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Rocky Horror Show review: I heard one person behind me complaining about the heckling

Theatre: Actors wisely choose not to reinvent too much, though one gag suggests show can still offend

The Rocky Horror Show

Bord Gáis Energy Theatre


Time Warp, indeed. It is just over 50 years since The Rocky Horror Show first arrived in the West End. Even then, Richard O’Brien’s catalogue of bangers was, for all its breaking of taboos, steeped in nostalgia – a cobwebby celebration of American horror from the 1930s to the 1960s. The crowd at the Bord Gáis Energy Theatre can be easily forgiven for not recognising the early reference to Michael Rennie in Science Fiction/Double Feature. The star of The Day the Earth Stood Still was already in his grave by the time of that premiere at the Royal Court.

This touring production, directed by Christopher Luscombe, arrives in Dublin as a lovabe old warhorse. The once-saucy gestures to sexual fluidity will no longer cause any fainting in the stalls. But there is no denying the wallop of the best tunes. Touch-a, Touch-a, Touch-a, Touch Me, Over at the Frankenstein Place and, of course, Time Warp are as belt-outable as anything in Oliver!

A decent cast, spread about a chunky set, attack them with a relish undimmed by repetition. The actors will know they cannot escape comparison with those in the famous 1975 film – Tim Curry, Patricia Quinn, Susan Sarandon – and they, wisely, make little effort to reinvent. Kristian Lavercombe puts something arachnid into his Riff Raff. Stephen Webb gives Frank N Furter, the tights-clad gender-flexible centre of the piece, impressive physical solidity. Like a contemporaneous glam rocker, he stomps as much as he shimmies.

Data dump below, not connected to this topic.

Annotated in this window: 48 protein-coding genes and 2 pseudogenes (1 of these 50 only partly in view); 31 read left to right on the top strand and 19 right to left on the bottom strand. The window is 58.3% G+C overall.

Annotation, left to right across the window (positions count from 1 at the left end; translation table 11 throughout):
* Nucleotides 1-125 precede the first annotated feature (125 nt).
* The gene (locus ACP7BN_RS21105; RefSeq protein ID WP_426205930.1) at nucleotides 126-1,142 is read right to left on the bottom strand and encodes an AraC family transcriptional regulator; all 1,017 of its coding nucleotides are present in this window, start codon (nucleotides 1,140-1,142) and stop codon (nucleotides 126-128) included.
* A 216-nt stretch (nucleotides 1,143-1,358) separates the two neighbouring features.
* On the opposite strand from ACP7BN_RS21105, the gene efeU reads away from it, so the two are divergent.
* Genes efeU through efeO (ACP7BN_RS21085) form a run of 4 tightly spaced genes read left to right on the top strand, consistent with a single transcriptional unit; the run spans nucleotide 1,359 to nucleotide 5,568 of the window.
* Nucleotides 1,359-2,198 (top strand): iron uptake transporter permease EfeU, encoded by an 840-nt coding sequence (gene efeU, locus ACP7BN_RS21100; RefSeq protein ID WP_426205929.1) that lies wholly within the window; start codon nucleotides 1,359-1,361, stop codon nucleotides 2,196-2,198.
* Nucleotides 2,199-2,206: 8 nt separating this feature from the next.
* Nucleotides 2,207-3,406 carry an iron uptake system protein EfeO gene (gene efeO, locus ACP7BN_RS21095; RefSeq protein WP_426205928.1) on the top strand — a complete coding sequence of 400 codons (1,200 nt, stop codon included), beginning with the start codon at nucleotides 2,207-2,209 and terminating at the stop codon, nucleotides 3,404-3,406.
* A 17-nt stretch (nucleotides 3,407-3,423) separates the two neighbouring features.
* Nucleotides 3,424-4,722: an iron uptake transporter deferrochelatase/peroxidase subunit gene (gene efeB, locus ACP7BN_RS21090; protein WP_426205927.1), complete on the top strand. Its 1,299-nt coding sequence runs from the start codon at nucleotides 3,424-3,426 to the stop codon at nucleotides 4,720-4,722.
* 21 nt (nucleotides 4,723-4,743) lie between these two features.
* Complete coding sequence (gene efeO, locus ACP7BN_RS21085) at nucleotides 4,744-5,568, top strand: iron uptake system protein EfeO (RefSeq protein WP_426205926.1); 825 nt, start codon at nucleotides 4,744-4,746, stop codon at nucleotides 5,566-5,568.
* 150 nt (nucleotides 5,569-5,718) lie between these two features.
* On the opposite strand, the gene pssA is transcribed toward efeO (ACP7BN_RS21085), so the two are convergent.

The actor having the most fun, not for the first time, is the one playing the narrator. Philip Franks, following in the footsteps of such luminaries as Charles Gray, Dick Cavett and Jonathan Adams, appears to relish the often groan-worthy innovations for his current residency. There are lewd jokes about Guinness that have much to do with cream. Heckles cause him to wonder if this can really be the home of Oscar Wilde. Travelling gags reference Donald Trump in predictable fashion and Jeffrey Epstein in a manner that suggests this production may still be capable of giving offence.


Franks, a familiar TV actor perhaps still best known for the 1990s ITV version of The Darling Buds of May, is the one most tasked with maintaining the famous audience interaction. Anyone hoping for the structured, dressed-up mayhem remembered from famous screenings of the movie at the Classic in Harold’s Cross would, on the evening reviewed, have been disappointed. Maybe it was a first-night crowd. The weather may have had something to do with that. Who wants to wear little but suspenders and basque when taking the bus during a blizzard? I heard one Rocky virgin behind me complaining about the heckling before having it patiently explained that this was supposed to happen.

Runs at the Bord Gáis Energy Theatre until January 20th

Donald Clarke

Donald Clarke

Donald Clarke, a contributor to The Irish Times, is Chief Film Correspondent and a regular columnist